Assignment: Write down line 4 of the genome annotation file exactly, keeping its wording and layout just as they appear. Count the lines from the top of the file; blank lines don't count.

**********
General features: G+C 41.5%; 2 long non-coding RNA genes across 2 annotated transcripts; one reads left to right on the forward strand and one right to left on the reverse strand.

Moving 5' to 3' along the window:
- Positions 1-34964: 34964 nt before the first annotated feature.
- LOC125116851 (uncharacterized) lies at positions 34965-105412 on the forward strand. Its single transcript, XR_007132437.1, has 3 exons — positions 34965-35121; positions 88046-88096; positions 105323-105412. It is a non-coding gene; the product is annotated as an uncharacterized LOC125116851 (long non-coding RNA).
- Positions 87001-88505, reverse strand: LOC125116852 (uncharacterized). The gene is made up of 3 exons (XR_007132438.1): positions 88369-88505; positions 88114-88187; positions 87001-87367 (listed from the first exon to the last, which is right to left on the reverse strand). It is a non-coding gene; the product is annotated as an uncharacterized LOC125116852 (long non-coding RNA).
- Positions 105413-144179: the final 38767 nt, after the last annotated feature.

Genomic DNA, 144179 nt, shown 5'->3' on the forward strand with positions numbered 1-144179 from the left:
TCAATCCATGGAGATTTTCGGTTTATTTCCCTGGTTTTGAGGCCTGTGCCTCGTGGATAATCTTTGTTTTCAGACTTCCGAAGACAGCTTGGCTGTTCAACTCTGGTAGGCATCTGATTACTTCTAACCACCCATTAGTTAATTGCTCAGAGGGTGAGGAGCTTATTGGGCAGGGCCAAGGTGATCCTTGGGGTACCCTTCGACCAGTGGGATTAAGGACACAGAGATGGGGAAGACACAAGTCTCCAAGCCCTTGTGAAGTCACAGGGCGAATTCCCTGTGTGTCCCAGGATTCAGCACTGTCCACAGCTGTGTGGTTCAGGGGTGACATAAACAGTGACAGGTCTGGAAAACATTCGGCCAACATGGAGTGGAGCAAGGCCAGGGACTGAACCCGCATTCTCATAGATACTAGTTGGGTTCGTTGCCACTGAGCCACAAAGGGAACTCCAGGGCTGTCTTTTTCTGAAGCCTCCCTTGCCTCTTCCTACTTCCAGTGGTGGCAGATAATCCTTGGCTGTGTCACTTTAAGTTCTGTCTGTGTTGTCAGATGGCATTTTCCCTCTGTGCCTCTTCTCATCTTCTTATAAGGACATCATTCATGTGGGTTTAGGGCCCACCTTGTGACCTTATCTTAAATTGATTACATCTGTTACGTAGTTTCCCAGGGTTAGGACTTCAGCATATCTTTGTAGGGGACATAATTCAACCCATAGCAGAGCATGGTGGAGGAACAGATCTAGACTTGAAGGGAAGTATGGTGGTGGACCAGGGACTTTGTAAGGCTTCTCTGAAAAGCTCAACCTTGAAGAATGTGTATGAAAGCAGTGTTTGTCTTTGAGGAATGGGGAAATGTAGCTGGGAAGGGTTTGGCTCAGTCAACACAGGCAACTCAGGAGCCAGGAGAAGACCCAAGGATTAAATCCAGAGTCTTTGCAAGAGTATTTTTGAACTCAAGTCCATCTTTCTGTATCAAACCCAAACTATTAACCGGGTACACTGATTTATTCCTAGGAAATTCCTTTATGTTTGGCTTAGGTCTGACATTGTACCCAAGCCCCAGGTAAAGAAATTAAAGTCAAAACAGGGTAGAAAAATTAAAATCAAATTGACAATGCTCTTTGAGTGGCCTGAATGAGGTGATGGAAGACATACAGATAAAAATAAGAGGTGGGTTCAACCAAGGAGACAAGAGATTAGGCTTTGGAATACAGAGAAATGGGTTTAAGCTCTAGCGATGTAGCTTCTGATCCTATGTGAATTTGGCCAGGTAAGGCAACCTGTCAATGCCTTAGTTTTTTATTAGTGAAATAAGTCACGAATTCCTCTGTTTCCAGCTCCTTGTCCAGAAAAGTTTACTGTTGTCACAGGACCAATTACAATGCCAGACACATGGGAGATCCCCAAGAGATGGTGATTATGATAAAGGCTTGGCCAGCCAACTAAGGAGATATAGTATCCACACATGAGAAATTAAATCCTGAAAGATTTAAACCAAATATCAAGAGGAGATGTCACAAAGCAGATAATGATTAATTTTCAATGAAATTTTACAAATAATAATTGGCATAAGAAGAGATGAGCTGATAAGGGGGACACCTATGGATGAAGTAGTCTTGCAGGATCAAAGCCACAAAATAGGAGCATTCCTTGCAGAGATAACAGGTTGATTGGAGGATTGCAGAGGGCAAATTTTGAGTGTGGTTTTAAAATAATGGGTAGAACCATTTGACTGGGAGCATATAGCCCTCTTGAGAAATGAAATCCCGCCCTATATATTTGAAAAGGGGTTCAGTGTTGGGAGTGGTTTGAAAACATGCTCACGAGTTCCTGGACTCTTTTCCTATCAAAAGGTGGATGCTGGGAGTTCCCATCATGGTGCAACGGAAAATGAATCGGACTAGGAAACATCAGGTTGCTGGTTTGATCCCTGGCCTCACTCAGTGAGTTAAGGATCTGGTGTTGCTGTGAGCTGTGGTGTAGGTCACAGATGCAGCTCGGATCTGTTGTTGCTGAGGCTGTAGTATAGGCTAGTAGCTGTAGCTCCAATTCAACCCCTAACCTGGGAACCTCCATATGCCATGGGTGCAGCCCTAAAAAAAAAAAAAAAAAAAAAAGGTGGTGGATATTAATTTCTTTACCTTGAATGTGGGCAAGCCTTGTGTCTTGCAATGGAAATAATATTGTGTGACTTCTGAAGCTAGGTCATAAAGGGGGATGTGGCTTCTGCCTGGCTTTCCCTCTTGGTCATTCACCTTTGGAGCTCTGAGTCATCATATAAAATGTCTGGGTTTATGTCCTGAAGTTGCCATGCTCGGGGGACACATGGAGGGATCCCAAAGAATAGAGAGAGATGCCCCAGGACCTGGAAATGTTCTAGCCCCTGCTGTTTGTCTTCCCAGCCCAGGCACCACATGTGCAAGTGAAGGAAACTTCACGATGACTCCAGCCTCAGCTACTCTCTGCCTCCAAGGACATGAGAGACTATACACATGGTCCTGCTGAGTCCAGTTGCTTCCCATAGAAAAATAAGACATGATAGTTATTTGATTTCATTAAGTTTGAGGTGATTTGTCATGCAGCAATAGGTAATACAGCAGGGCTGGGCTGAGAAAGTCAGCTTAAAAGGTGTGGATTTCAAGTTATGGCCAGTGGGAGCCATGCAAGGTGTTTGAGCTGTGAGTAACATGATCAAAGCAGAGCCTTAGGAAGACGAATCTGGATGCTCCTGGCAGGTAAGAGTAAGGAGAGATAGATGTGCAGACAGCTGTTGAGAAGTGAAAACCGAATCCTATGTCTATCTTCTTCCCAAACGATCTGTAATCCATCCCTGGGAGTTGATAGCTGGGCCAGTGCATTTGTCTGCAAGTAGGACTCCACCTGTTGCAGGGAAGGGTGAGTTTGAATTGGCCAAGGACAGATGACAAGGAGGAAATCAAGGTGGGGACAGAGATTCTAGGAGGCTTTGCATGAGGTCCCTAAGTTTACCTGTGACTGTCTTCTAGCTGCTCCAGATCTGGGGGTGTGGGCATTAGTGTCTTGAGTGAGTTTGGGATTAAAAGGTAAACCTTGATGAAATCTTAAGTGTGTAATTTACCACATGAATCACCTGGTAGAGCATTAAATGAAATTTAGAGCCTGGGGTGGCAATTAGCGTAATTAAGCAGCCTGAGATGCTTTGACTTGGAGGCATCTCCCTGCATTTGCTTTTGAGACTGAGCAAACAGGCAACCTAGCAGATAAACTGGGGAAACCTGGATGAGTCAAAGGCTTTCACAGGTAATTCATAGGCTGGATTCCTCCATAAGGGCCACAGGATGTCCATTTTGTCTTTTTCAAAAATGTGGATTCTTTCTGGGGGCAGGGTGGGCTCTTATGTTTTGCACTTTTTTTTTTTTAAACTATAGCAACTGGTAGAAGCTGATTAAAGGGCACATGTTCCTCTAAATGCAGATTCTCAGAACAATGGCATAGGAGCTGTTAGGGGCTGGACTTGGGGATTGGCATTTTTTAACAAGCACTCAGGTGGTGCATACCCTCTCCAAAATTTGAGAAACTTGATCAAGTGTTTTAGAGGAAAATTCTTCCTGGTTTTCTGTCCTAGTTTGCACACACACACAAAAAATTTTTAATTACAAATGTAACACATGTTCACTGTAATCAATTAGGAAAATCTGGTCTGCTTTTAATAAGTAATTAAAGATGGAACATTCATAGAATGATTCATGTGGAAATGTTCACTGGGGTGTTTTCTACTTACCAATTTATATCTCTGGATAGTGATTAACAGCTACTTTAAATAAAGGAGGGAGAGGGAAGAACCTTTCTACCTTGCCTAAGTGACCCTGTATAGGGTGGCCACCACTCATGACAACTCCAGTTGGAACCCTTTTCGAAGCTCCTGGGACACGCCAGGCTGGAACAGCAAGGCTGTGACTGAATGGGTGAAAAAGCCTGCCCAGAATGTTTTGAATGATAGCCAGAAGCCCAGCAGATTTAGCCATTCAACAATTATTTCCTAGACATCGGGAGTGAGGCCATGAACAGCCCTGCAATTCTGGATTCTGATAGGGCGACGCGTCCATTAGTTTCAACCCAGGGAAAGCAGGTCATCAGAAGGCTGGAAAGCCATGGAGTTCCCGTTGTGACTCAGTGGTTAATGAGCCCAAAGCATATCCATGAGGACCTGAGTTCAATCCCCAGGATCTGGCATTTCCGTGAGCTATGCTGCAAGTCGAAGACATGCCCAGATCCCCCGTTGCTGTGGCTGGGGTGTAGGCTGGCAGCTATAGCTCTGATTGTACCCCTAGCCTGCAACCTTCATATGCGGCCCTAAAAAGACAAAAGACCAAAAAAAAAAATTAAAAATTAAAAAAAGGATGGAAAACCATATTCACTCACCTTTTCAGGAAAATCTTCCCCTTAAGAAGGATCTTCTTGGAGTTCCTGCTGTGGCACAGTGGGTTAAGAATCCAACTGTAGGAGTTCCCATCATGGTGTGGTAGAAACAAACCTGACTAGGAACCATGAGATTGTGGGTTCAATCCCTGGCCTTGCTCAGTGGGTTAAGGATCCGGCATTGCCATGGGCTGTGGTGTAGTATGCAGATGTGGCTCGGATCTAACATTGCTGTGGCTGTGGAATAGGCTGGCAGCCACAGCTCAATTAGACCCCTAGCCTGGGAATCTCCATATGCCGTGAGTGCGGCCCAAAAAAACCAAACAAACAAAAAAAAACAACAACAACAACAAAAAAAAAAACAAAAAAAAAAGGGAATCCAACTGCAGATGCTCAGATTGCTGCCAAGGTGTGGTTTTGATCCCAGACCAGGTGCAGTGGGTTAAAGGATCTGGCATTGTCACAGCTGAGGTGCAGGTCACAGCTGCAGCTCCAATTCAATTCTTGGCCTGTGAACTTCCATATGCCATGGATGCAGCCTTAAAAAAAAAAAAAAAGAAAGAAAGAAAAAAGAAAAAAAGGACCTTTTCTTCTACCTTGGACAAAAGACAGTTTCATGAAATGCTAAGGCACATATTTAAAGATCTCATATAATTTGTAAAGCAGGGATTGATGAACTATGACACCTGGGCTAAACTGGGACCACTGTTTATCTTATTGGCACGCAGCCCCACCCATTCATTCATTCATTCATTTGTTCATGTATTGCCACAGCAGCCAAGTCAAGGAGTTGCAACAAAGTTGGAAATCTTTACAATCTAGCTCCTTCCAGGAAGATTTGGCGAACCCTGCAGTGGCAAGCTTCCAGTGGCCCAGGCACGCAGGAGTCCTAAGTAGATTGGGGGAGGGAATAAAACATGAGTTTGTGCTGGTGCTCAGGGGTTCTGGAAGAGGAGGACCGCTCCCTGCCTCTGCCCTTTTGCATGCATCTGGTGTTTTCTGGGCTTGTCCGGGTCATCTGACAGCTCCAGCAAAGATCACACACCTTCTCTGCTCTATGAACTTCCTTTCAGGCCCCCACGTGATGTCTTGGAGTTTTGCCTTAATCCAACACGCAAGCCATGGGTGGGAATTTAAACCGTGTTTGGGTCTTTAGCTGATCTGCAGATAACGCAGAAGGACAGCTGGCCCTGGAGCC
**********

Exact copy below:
- LOC125116851 (uncharacterized) lies at positions 34965-105412 on the forward strand. Its single transcript, XR_007132437.1, has 3 exons — positions 34965-35121; positions 88046-88096; positions 105323-105412. It is a non-coding gene; the product is annotated as an uncharacterized LOC125116851 (long non-coding RNA).